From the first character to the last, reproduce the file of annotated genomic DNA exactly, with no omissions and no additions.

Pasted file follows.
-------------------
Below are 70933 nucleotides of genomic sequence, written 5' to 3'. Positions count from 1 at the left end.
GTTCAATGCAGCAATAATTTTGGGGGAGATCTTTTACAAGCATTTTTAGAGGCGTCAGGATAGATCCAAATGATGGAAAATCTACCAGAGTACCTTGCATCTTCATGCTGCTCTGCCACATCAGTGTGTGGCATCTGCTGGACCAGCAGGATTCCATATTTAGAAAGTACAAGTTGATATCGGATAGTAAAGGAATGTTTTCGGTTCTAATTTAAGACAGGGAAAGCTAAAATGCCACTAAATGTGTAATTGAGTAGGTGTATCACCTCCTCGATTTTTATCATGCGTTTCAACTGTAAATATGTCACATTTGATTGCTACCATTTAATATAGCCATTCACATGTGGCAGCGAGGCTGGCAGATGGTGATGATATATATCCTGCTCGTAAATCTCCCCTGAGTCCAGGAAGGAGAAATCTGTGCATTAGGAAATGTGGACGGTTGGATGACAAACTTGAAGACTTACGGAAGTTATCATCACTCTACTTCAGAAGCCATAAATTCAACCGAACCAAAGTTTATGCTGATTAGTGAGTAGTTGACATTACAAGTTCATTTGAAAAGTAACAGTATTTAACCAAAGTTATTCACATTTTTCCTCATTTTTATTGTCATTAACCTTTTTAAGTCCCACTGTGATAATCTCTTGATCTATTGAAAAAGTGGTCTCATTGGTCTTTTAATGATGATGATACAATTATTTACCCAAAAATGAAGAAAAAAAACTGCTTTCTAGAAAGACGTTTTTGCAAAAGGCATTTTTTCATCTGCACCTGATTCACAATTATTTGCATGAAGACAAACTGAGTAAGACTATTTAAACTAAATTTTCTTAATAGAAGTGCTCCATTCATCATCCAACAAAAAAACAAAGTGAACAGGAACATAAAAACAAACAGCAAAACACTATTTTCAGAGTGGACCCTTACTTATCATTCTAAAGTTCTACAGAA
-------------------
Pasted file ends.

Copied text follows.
Below are 70933 nucleotides of genomic sequence, written 5' to 3'. Positions count from 1 at the left end.
GTTCAATGCAGCAATAATTTTGGGGGAGATCTTTTACAAGCATTTTTAGAGGCGTCAGGATAGATCCAAATGATGGAAAATCTACCAGAGTACCTTGCATCTTCATGCTGCTCTGCCACATCAGTGTGTGGCATCTGCTGGACCAGCAGGATTCCATATTTAGAAAGTACAAGTTGATATCGGATAGTAAAGGAATGTTTTCGGTTCTAATTTAAGACAGGGAAAGCTAAAATGCCACTAAATGTGTAATTGAGTAGGTGTATCACCTCCTCGATTTTTATCATGCGTTTCAACTGTAAATATGTCACATTTGATTGCTACCATTTAATATAGCCATTCACATGTGGCAGCGAGGCTGGCAGATGGTGATGATATATATCCTGCTCGTAAATCTCCCCTGAGTCCAGGAAGGAGAAATCTGTGCATTAGGAAATGTGGACGGTTGGATGACAAACTTGAAGACTTACGGAAGTTATCATCACTCTACTTCAGAAGCCATAAATTCAACCGAACCAAAGTTTATGCTGATTAGTGAGTAGTTGACATTACAAGTTCATTTGAAAAGTAACAGTATTTAACCAAAGTTATTCACATTTTTCCTCATTTTTATTGTCATTAACCTTTTTAAGTCCCACTGTGATAATCTCTTGATCTATTGAAAAAGTGGTCTCATTGGTCTTTTAATGATGATGATACAATTATTTACCCAAAAATGAAGAAAAAAAACTGCTTTCTAGAAAGACGTTTTTGCAAAAGGCATTTTTTCATCTGCACCTGATTCACAATTATTTGCATGAAGACAAACTGAGTAAGACTATTTAAACTAAATTTTCTTAATAGAAGTGCTCCATTCATCATCCAACAAAAAAACAAAGTGAACAGGAACATAAAAACAAACAGCAAAACACTATTTTCAGAGTGGACCCTTACTTATCATTCTAAAGTTCTACAGAA